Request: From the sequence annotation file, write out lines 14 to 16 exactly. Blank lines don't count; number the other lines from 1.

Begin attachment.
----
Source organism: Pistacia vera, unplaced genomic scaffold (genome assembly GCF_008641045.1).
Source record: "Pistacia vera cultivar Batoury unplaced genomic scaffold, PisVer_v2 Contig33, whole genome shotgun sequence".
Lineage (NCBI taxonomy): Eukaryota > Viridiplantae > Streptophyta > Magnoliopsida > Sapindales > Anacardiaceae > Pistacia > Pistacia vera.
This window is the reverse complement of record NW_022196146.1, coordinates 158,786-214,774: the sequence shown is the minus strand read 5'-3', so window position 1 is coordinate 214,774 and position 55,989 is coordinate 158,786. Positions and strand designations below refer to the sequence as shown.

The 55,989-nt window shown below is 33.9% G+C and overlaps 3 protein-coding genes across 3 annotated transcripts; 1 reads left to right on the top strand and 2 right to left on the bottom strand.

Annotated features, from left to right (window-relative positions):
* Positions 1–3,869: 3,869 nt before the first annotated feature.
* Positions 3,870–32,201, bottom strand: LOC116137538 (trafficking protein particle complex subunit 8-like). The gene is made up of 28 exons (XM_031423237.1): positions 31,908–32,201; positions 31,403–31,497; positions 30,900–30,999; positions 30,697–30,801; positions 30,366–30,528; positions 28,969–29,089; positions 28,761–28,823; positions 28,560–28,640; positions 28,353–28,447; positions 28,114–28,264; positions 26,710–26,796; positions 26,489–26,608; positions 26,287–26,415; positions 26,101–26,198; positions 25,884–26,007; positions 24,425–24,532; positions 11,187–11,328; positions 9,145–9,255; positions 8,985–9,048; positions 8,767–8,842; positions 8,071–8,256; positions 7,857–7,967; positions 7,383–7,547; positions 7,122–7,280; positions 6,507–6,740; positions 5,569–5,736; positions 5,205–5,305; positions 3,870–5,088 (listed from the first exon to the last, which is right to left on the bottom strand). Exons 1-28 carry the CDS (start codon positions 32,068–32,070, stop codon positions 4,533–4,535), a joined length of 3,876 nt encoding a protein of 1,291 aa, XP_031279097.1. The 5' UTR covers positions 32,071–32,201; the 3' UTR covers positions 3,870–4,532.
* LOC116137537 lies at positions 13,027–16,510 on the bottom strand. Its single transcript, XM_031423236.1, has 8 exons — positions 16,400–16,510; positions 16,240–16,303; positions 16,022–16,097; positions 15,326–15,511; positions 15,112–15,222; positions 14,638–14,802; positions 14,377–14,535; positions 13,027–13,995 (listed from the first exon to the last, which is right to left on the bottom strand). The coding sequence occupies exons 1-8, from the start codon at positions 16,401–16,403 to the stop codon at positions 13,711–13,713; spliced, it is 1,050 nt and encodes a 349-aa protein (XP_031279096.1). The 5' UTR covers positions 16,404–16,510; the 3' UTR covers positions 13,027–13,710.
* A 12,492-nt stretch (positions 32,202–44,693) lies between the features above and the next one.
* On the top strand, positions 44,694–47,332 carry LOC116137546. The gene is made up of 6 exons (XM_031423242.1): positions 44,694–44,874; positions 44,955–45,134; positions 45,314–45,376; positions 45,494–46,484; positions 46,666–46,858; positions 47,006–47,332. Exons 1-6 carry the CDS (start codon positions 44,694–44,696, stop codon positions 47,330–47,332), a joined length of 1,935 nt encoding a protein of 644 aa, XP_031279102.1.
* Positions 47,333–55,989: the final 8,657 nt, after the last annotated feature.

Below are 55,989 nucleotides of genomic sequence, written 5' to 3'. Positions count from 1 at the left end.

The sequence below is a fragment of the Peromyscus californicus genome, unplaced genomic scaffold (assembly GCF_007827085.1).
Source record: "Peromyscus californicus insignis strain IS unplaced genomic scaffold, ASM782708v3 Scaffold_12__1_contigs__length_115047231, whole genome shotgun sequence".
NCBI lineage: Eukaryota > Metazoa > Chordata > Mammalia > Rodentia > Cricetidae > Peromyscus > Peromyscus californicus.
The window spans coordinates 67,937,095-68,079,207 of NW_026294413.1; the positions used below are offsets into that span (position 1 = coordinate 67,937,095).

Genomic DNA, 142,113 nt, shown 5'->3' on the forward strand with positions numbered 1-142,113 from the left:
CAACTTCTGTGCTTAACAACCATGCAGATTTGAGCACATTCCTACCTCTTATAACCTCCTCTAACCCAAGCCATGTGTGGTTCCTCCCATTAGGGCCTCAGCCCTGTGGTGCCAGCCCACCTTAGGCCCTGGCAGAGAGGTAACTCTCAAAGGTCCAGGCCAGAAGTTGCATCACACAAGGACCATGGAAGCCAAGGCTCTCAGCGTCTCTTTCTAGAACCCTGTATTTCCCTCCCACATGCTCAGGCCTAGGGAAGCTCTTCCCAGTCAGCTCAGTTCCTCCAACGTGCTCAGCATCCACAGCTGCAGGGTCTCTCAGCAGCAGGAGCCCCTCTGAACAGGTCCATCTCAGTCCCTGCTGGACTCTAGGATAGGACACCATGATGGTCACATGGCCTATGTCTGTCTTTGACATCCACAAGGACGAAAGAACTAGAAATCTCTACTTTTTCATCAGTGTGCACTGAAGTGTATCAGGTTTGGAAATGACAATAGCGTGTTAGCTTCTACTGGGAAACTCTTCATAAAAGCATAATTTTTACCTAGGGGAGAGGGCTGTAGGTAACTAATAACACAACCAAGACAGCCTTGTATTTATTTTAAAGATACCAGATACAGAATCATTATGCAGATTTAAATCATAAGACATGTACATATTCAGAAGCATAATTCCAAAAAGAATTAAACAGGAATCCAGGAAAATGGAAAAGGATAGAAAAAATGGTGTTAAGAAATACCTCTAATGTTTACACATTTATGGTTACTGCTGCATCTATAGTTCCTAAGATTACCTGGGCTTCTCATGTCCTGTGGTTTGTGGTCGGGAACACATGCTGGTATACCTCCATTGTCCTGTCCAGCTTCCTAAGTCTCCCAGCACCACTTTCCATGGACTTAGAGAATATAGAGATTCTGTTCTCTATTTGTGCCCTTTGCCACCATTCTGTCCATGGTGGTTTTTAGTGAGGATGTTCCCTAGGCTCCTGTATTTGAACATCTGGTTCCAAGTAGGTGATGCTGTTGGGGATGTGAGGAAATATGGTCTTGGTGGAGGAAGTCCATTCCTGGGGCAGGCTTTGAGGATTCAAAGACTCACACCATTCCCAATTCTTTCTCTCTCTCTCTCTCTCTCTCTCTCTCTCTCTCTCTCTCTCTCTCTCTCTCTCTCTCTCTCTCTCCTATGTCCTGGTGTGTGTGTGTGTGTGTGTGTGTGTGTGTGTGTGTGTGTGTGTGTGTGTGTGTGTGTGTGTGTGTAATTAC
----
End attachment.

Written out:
The sequence below is a fragment of the Peromyscus californicus genome, unplaced genomic scaffold (assembly GCF_007827085.1).
Source record: "Peromyscus californicus insignis strain IS unplaced genomic scaffold, ASM782708v3 Scaffold_12__1_contigs__length_115047231, whole genome shotgun sequence".
NCBI lineage: Eukaryota > Metazoa > Chordata > Mammalia > Rodentia > Cricetidae > Peromyscus > Peromyscus californicus.